Loneliness during lockdown: An epidemic within the covid-19 pandemic

Juan Manuel García-González and Inmaculada Montero, Universidad Pablo de Olavide, UPO
Rafael Grande, Universidad de Málaga
Dolores Puga, CSIC
Project selected in the Call to support research projects on the social impact of covid-19

In Spain, the lockdown induced by the covid-19 pandemic confined the population to their homes from 14 March to 21 June 2020. This lockdown brought with it a number of different impacts for citizens: among other aspects, there was an increase in loneliness, a public health problem that to a large affects the older population. Knowing how lockdown affects loneliness is fundamental for taking preventive measures. It also helps in designing interventions for reducing the adverse consequences of loneliness for people’s health and their family and social relationships. The research on which this article is based analysed changes in the feeling of loneliness in the population between February and April 2020. To this end, a survey was conducted on a group of 750 people aged over 55 living in Andalusia. This survey was conducted in two stages, coinciding with the months mentioned. The main conclusion drawn from the study is that 56% of the population surveyed reported that they felt lonely during lockdown, which represents an increase over the data obtained before lockdown.
Key points
  • 1
       The feeling of loneliness in the population over 55 in Andalusia rose from 47% to 56% during the lockdown imposed due to the covid-19 pandemic.
  • 2
       Moderate loneliness was exacerbated by lockdown, whereas severe loneliness diminished among the population.
  • 3
       The feeling of loneliness among Andalusian women aged over 55 reached 62% with the lockdown measures taken; in men, the incidence of this feeling was 50%.
  • 4
       Loneliness increased mainly among people under the age of 80. In the population over this age, with high levels of loneliness before lockdown, this situation did not lead to an increase in the feeling of loneliness.
  • 5
       A higher level of education is, in general, a protective factor against loneliness. However, during lockdown, the exacerbation of the feeling of loneliness among the Andalusian population was similar for all educational levels.
  • 6
       Individuals with poorer health status, limitations in their habitual activities and depression already displayed higher levels of loneliness before the pandemic, and this feeling remained the same during lockdown. In the rest of the groups loneliness increased, in comparison with their previous situation.
  • 7
       Emotional loneliness – meaning a lack of trusting relationships – increased notably during lockdown, whereas social loneliness – meaning a lack of relations with one’s social group – decreased considerably.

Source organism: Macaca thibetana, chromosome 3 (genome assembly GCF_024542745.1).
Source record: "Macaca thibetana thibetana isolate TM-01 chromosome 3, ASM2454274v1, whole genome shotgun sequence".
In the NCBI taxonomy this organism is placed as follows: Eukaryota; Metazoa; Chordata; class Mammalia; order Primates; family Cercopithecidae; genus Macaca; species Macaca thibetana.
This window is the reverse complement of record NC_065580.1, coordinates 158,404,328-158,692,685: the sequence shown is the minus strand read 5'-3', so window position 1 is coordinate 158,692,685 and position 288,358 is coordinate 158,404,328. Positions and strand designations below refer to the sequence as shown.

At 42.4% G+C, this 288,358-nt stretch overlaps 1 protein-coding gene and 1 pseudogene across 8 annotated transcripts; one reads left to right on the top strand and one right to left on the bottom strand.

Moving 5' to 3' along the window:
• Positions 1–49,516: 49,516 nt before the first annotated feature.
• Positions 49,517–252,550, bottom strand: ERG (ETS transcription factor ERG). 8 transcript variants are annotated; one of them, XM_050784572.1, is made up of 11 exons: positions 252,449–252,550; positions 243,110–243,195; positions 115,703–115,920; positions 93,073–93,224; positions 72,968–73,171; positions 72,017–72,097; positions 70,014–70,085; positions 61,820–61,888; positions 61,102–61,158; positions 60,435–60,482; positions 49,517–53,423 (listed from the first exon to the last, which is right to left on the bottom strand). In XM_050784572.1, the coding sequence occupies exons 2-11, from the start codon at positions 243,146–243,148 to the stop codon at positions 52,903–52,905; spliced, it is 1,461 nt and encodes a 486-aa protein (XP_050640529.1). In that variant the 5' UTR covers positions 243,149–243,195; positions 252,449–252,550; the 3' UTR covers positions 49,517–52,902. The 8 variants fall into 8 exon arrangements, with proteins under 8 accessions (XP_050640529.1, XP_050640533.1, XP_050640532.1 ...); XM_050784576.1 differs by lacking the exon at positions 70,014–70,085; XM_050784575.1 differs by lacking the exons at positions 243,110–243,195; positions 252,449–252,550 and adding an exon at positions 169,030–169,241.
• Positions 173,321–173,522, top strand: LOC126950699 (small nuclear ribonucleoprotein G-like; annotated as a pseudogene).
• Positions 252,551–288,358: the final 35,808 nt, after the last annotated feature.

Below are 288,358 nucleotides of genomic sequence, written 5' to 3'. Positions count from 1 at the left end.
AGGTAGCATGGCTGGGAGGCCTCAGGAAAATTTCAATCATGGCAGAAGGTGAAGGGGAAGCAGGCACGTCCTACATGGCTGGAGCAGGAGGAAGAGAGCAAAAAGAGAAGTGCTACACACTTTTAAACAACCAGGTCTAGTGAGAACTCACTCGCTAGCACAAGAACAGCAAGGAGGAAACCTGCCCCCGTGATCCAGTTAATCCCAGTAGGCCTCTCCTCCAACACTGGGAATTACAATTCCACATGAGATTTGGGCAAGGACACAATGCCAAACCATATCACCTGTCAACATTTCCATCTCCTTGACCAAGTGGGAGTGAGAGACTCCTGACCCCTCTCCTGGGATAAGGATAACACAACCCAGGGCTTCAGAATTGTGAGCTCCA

Classification

Authors

Juan Manuel García-González and Inmaculada Montero , Universidad Pablo de Olavide, UPO
Rafael Grande , Universidad de Málaga
Dolores Puga , CSIC

Tags

Subject areas

Related content

Article

Does unemployment harm mental health?

Stress, depression, insomnia, tension, feeling of uselessness… This article analyses how the mental health of workers was affected by the economic crisis and long-term unemployment.

Article

How many people do we know?

According to this study, we frequently interact with an average of 536 acquaintances, but the number is different for each person. What factors influence the size of our relationship circles?

Article

Who is affected by loneliness and social isolation?

The most visible face of loneliness is the feeling of not having people to call on or trust in case of need. Who does it affect most? We analyse the influence of factors such as age and gender.

Report

Long-life societies confronting the challenge of long-term care

What does long-term care represent for societies with increasing life expectancy? We analyse the research that exists on this issue.

Article

From Moderate to Hyperconnected Users: Six Smartphone Use Profiles and Their Impact on Personal Well-being

What use are young Spaniards making of mobile phones? This study indicates that 19% are hyperconnected, showing difficulties in controlling the use of this technology.

You may also find interesting

Report

The divide between the rural and the urban world

The divide between the rural and the urban world

Social Inclusion

The divide between the rural and urban worlds has important consequences in social, economic, environmental and even political terms. Finding a balance should be a priority.

Report

The divide between young and elderly

The divide between young and elderly

Social Inclusion

Is it more difficult for young people to satisfy their aspirations today? This report analyses in depth the divide that has opened between elderly people and their grandchildren, a generation disenchanted with its future.

Article

Individual and collective responsibility within the context  of the covid-19 pandemic

Individual and collective responsibility within the context of the covid-19 pandemic

Social Inclusion

To fight the pandemic, identifying the psychological factors that influence citizens’ attitudes is fundamental. This study reveals what Spanish people feel responsible for.

// ]]>